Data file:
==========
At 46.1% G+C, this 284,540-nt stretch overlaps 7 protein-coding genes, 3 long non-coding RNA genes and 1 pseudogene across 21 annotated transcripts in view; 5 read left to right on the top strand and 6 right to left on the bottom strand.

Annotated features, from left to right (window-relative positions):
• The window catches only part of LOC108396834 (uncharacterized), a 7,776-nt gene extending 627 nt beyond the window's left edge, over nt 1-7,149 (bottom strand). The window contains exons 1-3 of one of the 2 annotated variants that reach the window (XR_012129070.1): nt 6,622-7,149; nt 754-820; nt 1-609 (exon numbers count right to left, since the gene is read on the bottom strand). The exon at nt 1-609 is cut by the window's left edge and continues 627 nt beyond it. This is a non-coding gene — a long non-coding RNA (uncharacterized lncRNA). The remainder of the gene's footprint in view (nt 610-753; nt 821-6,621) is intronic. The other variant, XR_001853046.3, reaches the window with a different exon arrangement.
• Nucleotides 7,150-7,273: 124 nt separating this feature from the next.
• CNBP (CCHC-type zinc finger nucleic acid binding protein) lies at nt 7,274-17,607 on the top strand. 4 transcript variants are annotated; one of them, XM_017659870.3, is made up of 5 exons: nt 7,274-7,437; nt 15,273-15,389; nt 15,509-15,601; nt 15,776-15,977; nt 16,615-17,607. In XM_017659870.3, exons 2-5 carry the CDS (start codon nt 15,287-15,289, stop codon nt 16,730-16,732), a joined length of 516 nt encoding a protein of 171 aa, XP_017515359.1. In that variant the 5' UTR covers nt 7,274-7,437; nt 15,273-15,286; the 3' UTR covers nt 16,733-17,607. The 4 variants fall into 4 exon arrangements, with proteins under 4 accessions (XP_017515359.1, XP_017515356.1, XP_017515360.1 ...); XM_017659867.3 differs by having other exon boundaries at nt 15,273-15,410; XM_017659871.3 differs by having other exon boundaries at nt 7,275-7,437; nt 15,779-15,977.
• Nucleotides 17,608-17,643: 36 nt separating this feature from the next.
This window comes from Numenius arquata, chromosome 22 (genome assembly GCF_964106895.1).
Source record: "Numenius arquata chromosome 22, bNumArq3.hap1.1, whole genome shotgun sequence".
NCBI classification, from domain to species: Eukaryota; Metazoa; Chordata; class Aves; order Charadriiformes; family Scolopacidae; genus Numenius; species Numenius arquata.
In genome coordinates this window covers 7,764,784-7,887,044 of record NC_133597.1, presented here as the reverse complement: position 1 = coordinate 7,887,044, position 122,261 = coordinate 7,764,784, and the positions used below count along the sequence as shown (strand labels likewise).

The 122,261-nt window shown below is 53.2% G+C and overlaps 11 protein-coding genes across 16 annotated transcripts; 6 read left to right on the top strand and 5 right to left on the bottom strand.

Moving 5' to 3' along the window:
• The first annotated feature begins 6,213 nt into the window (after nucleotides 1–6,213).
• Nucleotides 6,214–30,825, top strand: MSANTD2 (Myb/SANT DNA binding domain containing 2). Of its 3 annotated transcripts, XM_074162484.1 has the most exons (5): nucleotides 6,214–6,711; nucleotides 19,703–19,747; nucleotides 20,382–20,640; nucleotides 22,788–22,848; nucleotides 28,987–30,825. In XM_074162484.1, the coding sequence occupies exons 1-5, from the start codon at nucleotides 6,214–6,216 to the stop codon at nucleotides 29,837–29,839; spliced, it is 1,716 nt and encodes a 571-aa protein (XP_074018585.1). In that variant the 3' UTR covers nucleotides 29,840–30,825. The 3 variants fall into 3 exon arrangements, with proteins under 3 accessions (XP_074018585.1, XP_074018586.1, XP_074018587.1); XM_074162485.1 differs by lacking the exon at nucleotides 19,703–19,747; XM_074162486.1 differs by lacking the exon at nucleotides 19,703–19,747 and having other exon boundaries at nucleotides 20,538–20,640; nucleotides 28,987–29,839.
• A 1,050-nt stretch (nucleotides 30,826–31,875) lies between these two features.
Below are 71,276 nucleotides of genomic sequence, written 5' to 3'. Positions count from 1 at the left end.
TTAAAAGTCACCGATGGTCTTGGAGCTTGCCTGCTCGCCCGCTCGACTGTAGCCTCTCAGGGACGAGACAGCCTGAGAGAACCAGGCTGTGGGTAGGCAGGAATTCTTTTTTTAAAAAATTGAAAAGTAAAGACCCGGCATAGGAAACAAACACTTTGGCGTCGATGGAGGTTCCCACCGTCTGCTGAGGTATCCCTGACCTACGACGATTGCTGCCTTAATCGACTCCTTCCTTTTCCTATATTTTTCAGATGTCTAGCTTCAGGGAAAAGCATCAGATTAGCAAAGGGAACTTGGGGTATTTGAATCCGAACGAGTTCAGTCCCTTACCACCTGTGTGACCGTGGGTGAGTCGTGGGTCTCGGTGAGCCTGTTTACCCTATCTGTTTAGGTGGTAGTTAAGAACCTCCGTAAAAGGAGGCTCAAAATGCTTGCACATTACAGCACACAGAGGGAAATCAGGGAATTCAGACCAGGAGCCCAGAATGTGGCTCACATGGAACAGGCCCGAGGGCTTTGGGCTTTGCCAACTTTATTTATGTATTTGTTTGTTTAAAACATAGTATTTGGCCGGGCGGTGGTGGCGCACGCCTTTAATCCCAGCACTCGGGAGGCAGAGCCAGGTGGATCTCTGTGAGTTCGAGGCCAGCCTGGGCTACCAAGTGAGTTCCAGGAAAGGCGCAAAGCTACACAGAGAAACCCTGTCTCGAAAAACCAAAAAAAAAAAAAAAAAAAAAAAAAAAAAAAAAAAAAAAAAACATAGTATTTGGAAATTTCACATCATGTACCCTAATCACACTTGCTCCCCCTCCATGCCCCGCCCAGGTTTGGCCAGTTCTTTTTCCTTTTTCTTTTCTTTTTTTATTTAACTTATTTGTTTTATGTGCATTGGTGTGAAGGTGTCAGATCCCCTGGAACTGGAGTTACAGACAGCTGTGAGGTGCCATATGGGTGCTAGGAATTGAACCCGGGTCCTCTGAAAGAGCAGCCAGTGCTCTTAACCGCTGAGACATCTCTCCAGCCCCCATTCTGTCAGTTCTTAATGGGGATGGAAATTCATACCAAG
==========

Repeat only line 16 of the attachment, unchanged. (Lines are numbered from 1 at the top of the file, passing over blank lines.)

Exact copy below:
Below are 71,276 nucleotides of genomic sequence, written 5' to 3'. Positions count from 1 at the left end.